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A Rogers Communications store in Ottawa (CHRIS WATTIE/CHRIS WATTIE/REUTERS)
A Rogers Communications store in Ottawa (CHRIS WATTIE/CHRIS WATTIE/REUTERS)

Social media

Rogers marketers feel the wrath of Twitter Add to ...

A Rogers Communications social media promotion is creating a lot of buzz, but not in the way the company likely hoped.

Friday morning, the hashtag #Rogers1Number was at the top of Twitter's list of trending topics as a promoted tweet. The tweets, however, were not celebrating Rogers' new service, which it touted in its tweet as "the only number you'll need!"

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Instead, the search term had become a rallying cry for customers to gripe publicly about Rogers' customer service.

"Rogers doesn't bill their customers properly. Tried to over bill me by $500 a month. I switched to Bell & had no problems," wrote George Evans.

#Rogers1Number is probably the worst use of a promoted tweet I've seen thus far. Who thought this would be a good idea?" wondered Devin Wiles in a tweet.

"Kudos to #Rogers1Number for showing the world exactly what an epic #Fail in #SocialMedia is all about. Gold Star!" tweeted David Lonergan, suggesting a new hashtag for the company: #FireYourSocialMediaAgency.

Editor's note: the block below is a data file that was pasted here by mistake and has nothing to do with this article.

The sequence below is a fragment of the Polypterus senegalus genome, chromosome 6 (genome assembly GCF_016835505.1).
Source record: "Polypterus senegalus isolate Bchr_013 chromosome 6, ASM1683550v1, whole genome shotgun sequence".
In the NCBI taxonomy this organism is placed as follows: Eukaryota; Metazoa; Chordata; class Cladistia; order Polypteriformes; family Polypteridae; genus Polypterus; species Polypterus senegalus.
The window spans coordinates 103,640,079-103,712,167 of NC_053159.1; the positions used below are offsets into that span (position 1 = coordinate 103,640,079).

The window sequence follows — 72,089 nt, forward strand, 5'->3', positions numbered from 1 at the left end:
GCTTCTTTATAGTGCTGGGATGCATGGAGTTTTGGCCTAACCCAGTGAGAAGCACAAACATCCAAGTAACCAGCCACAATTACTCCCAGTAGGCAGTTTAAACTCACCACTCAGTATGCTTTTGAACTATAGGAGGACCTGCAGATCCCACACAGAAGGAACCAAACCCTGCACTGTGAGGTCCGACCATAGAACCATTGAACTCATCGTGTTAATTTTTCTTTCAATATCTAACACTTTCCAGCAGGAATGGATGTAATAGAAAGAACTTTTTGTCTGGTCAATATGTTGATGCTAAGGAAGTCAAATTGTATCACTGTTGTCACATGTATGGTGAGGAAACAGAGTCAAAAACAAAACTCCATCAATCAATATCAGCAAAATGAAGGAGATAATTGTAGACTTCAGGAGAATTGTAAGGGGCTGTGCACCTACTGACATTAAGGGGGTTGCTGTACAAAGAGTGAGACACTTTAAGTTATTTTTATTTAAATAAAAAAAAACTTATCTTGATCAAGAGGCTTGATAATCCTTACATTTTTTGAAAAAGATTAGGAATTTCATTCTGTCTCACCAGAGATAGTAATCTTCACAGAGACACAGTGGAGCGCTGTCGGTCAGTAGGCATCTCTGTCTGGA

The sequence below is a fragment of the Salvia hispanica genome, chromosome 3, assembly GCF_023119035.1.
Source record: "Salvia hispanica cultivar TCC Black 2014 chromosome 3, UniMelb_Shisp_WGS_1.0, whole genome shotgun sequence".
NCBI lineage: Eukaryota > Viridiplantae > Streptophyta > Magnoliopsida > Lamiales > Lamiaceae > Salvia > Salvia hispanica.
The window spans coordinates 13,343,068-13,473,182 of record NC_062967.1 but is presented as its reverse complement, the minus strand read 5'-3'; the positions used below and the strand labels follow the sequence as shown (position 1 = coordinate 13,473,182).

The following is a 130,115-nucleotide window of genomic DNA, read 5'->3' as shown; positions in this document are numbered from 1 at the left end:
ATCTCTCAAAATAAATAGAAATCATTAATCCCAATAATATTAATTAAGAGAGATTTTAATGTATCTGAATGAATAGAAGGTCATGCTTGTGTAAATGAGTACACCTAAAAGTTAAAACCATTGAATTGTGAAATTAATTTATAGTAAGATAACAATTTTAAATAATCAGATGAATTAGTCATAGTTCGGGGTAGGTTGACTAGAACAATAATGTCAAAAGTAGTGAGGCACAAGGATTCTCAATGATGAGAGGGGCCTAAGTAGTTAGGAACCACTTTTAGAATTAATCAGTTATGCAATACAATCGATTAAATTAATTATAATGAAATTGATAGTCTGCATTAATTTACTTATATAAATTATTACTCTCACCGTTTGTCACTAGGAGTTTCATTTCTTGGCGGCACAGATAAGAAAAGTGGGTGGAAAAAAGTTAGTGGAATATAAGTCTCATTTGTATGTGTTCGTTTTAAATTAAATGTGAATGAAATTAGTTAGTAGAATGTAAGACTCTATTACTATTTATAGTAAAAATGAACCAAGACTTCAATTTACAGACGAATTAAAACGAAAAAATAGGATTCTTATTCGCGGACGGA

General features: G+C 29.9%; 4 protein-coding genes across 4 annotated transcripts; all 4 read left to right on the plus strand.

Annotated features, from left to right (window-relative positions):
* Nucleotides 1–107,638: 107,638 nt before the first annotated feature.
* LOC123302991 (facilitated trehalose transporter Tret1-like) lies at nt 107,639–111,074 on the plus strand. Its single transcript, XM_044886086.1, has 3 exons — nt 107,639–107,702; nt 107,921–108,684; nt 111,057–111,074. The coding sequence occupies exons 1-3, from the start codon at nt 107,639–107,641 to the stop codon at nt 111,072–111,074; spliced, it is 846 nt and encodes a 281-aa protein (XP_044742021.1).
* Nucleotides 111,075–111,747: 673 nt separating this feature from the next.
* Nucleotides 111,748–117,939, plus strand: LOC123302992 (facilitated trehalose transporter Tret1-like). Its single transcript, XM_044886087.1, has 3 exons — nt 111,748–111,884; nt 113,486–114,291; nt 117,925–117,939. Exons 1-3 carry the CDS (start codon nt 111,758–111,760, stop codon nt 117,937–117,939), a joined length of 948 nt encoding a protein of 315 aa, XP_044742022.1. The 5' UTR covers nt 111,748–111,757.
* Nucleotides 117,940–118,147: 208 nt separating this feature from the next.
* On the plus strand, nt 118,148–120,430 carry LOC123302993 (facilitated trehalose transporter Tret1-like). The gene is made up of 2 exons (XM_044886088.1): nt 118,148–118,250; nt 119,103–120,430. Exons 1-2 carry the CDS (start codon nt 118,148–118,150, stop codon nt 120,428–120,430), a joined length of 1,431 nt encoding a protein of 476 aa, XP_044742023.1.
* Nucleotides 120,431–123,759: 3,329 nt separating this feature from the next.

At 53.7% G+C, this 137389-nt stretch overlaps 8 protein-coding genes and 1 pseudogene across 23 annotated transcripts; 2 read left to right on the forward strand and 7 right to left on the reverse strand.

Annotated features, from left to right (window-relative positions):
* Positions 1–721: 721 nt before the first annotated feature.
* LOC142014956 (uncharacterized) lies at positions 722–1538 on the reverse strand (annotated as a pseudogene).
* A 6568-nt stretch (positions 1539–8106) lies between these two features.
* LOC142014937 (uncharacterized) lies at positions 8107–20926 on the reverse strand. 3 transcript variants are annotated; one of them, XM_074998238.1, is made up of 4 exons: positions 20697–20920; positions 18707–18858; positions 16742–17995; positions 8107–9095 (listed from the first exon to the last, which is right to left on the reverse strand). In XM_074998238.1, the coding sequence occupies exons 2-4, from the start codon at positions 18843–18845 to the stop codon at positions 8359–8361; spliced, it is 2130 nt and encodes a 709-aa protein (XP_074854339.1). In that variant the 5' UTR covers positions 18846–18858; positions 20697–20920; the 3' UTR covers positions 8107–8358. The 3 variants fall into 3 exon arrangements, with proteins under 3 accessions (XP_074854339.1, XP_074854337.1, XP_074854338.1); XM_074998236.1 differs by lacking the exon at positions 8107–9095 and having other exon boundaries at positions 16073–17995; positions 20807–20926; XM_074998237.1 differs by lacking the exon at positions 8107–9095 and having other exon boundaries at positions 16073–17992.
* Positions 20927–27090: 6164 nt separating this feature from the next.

Keith McArthur, vice-president of social media at Rogers, said this was the first time Rogers had used a promoted tweet and expected that not all comments would be positive.

"We're seeing the reaction today and we're listening to it and responding to it," Mr. McArthur said, adding Rogers would be responding individually to customers who have complained over Twitter.

Twitter offers promoted tweets to companies on a cost-per-engagement basis, by which companies pay a fee when someone retweets, replies to, clicks or favorites the promotion. According to Twitter's website, "Just like organic Tweets, relevant and interesting messages are rewarded above all else. Tweets that engage and resonate with users will appear more frequently."

Of course, a company has no way to know what sort of reaction - positive or negative - the public will have when it launches a social media campaign.

And it's certainly not the first time Twitter users have put their own spin on a well-meaning marketing campaign. Last month, McDonald's saw a similar backlash when it promoted the hashtag #MeetTheFarmers, hoping to highlight the stories of the company's suppliers.

Below, a look at some of the backlash against the Rogers campaign ( mobile users, click here):





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